Emancipation Day was initially celebrated in the Caribbean to mark the abolition of chattel slavery in the British colonies on 1 August 1834. In 1998 Ghana became the first African nation to join in the celebration, bolstering its reputation as the “gateway” to the African homeland for people of African descent in the diaspora.
There are roughly 40 known forts, castle and lodges in Ghana that were used for the slave trade. Three of them – Fort St Jago and Saint George’s Castle (both in Elmina) and Cape Coast Castle – are UNESCO-designated World Heritage Sites.
This year’s Emancipation Day took place under the theme “Our Heritage, Our Strength; Leveraging Our Resilience – Black Lives Matter”. It aspired to mobilise Africans worldwide to speak up and condemn injustices against black people and to marshal efforts to purge all forms of cruelty meted our against the black race.
A delegation comprising government officials, traditional rulers and black people living in the diaspora, led by the Minister for Tourism, Arts and Culture, Barbara Oteng-Gyasi, laid wreaths at the grave sites of the pan-Africanists George Padmore, W E B DuBois and Osagyefo Dr Kwame Nkrumah.
Speakers took turns to eulogise the three gallant men for their advocacy in promoting the African cause and their resilience in upholding principles of respect for the dignity and rights of Africans.
In her brief statement the Minister for Tourism said, “Our forebears championed the common good of all Africans instead of petty fights that further divide us, and we must use this day to reflect on their works and strive to honour their memory.”
She also cautioned, “We must make sure we bequeath a peaceful nation to the younger generation, so that they can be able to realise their full potential to the benefit and development of the country.”
We shall remember them
Akwasi Agyeman, chief executive officer of the Ghana Tourism Authority, was resolute. “Ghana will not give up remembering the struggle of our ancestors who stood for us,” he said, recalling how Ghana became the first African country to mark the day.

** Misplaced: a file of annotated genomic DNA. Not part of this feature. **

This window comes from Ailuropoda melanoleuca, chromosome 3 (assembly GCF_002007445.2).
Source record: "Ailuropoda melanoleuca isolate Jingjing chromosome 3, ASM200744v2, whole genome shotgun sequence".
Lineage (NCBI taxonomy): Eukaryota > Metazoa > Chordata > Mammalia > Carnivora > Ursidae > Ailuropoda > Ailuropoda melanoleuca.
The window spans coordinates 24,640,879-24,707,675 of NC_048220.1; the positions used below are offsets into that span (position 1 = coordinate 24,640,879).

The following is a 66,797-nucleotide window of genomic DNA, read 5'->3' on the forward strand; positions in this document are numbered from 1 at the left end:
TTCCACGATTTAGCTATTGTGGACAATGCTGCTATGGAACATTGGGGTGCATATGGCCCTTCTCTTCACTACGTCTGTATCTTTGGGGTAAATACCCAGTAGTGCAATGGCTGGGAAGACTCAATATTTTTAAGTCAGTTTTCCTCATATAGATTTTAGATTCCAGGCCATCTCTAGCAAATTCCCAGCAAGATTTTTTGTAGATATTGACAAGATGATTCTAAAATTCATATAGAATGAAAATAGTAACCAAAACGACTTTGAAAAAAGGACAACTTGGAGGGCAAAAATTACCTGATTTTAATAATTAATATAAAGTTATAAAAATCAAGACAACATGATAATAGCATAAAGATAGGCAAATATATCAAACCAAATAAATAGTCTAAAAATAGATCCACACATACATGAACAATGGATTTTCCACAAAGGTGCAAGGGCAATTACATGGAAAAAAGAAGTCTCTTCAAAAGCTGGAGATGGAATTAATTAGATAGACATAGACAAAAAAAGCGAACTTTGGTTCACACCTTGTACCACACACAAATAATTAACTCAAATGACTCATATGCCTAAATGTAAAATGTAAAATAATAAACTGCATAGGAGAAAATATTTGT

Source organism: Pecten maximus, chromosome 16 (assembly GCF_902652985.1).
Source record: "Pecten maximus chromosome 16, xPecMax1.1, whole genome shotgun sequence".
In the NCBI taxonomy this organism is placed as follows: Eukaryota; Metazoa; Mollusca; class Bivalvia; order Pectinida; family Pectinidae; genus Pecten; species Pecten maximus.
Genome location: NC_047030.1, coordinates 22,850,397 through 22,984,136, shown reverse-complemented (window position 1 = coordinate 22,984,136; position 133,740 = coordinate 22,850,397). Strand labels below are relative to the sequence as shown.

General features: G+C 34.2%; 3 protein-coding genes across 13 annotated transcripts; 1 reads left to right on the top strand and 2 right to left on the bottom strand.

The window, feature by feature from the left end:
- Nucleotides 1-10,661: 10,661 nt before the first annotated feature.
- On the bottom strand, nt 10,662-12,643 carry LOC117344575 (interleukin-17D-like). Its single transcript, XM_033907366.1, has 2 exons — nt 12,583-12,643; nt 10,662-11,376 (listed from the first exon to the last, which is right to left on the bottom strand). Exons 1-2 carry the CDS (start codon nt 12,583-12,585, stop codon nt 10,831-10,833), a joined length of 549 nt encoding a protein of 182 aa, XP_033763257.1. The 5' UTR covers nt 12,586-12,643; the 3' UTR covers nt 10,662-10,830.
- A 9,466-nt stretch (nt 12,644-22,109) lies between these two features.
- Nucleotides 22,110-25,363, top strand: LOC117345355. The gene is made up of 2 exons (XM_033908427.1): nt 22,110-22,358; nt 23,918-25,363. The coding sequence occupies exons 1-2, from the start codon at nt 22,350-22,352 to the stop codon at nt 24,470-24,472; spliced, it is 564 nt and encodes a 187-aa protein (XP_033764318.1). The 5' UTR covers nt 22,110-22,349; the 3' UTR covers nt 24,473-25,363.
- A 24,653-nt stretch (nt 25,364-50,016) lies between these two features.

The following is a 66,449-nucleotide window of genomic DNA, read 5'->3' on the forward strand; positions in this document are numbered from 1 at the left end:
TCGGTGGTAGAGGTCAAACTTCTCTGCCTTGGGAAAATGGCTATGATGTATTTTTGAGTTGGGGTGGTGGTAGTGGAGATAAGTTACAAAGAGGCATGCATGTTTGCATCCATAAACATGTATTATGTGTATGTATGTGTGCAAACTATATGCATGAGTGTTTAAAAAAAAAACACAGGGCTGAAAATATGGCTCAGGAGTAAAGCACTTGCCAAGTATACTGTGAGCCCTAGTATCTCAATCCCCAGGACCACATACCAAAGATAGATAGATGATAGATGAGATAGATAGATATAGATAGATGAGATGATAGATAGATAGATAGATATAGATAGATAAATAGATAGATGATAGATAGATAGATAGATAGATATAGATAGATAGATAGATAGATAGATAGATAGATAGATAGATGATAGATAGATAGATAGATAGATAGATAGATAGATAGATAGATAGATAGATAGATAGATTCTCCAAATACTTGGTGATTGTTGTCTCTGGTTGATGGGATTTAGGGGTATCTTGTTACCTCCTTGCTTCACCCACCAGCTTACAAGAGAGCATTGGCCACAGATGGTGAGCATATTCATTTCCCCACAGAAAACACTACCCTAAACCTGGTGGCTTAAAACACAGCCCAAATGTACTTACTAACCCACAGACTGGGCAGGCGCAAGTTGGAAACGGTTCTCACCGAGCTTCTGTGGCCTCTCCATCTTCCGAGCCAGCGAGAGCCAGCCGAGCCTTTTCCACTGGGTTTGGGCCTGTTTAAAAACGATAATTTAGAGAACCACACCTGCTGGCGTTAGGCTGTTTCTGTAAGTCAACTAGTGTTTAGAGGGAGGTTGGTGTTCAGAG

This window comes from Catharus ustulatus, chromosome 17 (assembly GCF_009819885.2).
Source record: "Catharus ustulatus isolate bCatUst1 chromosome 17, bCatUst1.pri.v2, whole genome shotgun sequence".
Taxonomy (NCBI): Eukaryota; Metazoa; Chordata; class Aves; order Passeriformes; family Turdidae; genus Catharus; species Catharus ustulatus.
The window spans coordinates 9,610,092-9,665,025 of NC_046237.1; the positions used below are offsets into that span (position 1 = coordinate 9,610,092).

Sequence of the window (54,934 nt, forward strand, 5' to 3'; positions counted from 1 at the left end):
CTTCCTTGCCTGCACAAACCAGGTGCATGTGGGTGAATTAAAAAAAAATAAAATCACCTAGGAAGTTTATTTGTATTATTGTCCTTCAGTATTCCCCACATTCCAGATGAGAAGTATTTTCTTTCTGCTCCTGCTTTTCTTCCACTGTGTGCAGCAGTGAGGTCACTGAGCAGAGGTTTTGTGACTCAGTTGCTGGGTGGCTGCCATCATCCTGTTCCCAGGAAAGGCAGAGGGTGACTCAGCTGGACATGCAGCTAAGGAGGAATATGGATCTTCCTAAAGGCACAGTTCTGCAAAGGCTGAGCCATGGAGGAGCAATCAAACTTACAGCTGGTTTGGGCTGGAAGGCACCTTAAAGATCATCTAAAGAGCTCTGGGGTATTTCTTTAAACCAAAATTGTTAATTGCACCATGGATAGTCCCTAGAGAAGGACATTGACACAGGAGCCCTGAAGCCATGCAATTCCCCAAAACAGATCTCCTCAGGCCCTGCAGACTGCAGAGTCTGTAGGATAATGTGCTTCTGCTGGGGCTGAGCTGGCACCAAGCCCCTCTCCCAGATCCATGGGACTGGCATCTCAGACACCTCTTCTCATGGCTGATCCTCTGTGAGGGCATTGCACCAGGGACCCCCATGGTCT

He urged Africans to embrace their culture and heritage, pointing out the interconnectedness of the African struggle across the continent, the Americas and Europe.
Citing the killing of George Floyd, a 46-year-old African-American man, in the United States, the CEO challenged people across the black diaspora, saying: “We remain resilient in keeping up the struggle against crime, injustice, economic underperformance and all forms of social vices.”
Reverend Reuben Kwasi Kwadzofio, acting director of the W E B DuBois Memorial Centre, spoke on behalf of his colleagues, saying, “The emancipation project is not over until black lives and dignity are respected and considered as sacrosanct by all races of the world.”
He also encouraged Africans to take inspiration from the wealth of African history to drive their present lives. “Emancipation Day has not only become an institution in Africa but a very useful tool for the mobilisation of African people to bring finality to the African struggle,” Revered Kwadzofio declared:
Significance of 1 August
Emancipation Day is observed on 1 August in many countries that were former colonies to celebrate the day slavery was abolished.
The Slavery Abolition Act 1833 came into force on 1 August 1834 in all territories within the British Empire (with the exception of territories run by the East India Company). The day is observed on 1 August in many countries, including Barbados, Trinidad and Tobago, Saint Vincent and Grenadines, Saint Lucia and Jamaica.
In Barbados, it is part of the annual Season of Emancipation which runs from 14 April to 23 August, with a raft of other holidays and memorial days which are connected with the abolition of slavery on that island.
Nana Abena Boakye-Boateng